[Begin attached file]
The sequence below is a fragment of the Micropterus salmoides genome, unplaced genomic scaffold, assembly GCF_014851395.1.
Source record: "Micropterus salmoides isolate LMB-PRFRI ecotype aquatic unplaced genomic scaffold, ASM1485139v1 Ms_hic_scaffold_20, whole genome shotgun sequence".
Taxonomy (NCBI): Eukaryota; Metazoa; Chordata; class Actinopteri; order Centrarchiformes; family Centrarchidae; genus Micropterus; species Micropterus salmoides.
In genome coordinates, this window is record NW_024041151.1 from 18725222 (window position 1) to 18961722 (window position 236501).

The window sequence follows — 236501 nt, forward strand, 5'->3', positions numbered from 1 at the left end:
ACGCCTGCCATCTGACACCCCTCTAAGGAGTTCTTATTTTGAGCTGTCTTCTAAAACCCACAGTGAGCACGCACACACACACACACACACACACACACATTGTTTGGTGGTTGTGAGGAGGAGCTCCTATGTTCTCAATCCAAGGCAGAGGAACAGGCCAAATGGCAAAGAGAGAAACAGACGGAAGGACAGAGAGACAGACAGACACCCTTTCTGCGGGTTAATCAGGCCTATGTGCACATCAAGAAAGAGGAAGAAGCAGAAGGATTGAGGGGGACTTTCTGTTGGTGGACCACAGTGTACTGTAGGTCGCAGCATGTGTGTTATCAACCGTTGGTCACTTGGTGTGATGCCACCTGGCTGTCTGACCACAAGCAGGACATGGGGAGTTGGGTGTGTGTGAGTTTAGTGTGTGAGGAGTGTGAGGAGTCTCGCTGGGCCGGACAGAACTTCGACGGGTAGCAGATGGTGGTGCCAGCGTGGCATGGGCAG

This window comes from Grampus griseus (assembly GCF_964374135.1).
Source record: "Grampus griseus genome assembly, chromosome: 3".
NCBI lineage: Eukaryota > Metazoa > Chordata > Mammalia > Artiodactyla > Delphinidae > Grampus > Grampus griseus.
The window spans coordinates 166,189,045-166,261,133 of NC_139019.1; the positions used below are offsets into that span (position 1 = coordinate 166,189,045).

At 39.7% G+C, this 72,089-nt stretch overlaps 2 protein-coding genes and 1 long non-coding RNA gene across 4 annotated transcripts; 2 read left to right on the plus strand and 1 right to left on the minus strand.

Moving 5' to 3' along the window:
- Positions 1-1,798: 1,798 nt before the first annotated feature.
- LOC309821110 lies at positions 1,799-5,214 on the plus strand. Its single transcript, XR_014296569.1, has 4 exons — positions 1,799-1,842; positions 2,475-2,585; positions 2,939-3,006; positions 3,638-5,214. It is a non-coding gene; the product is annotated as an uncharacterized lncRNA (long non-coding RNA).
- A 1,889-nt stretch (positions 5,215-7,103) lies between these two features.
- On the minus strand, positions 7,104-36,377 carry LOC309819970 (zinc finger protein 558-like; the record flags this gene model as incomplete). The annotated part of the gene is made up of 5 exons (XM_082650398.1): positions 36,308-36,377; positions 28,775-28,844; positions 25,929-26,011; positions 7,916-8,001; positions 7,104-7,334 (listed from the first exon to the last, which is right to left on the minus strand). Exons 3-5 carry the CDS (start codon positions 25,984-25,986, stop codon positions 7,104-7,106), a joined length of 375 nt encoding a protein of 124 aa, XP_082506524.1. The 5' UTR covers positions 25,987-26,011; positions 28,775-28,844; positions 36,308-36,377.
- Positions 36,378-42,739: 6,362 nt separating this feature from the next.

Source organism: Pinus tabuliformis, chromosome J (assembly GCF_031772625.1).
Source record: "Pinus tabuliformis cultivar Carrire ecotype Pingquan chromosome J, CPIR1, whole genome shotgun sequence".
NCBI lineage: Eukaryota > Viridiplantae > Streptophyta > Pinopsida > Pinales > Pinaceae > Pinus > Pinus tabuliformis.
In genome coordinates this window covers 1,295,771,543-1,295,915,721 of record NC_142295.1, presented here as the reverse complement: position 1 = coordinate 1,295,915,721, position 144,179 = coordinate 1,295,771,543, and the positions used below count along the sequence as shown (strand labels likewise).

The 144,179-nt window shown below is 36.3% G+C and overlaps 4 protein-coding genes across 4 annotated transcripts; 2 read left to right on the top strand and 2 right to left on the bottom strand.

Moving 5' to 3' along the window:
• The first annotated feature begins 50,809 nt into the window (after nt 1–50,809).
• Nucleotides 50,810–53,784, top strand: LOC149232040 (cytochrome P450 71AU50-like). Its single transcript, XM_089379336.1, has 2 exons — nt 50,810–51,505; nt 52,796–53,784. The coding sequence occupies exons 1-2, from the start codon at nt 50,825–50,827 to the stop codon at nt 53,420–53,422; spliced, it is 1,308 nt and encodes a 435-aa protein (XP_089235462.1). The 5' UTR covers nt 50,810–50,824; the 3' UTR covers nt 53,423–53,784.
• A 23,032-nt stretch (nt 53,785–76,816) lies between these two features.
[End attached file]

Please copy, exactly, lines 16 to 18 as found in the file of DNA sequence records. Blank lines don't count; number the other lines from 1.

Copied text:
- On the minus strand, positions 7,104-36,377 carry LOC309819970 (zinc finger protein 558-like; the record flags this gene model as incomplete). The annotated part of the gene is made up of 5 exons (XM_082650398.1): positions 36,308-36,377; positions 28,775-28,844; positions 25,929-26,011; positions 7,916-8,001; positions 7,104-7,334 (listed from the first exon to the last, which is right to left on the minus strand). Exons 3-5 carry the CDS (start codon positions 25,984-25,986, stop codon positions 7,104-7,106), a joined length of 375 nt encoding a protein of 124 aa, XP_082506524.1. The 5' UTR covers positions 25,987-26,011; positions 28,775-28,844; positions 36,308-36,377.
- Positions 36,378-42,739: 6,362 nt separating this feature from the next.

Source organism: Pinus tabuliformis, chromosome J (assembly GCF_031772625.1).